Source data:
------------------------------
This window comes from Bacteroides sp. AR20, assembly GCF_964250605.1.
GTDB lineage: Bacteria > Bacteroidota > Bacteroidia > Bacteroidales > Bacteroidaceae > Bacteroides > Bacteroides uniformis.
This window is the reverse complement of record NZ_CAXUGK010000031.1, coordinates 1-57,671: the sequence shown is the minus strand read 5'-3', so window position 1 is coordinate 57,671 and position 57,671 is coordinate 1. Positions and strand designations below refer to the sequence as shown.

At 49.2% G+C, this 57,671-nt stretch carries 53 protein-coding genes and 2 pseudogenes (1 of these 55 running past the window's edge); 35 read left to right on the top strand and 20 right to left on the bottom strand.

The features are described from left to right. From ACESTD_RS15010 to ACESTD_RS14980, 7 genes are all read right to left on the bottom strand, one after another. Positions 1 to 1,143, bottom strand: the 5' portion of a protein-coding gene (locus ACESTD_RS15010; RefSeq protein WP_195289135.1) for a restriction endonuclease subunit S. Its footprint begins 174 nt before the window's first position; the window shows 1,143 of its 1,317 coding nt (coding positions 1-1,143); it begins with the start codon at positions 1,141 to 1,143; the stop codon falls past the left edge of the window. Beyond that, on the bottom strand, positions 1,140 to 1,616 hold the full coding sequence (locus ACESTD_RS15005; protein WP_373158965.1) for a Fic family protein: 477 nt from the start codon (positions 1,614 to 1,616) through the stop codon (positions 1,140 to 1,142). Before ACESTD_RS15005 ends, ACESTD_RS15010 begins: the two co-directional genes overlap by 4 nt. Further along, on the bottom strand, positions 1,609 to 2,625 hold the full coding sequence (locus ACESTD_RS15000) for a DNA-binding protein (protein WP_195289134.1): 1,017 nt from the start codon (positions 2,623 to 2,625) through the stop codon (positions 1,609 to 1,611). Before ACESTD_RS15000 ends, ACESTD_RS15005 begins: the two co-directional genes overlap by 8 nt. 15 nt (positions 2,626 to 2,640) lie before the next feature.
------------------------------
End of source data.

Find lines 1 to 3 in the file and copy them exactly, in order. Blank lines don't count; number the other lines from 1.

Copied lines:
This window comes from Bacteroides sp. AR20, assembly GCF_964250605.1.
GTDB lineage: Bacteria > Bacteroidota > Bacteroidia > Bacteroidales > Bacteroidaceae > Bacteroides > Bacteroides uniformis.
This window is the reverse complement of record NZ_CAXUGK010000031.1, coordinates 1-57,671: the sequence shown is the minus strand read 5'-3', so window position 1 is coordinate 57,671 and position 57,671 is coordinate 1. Positions and strand designations below refer to the sequence as shown.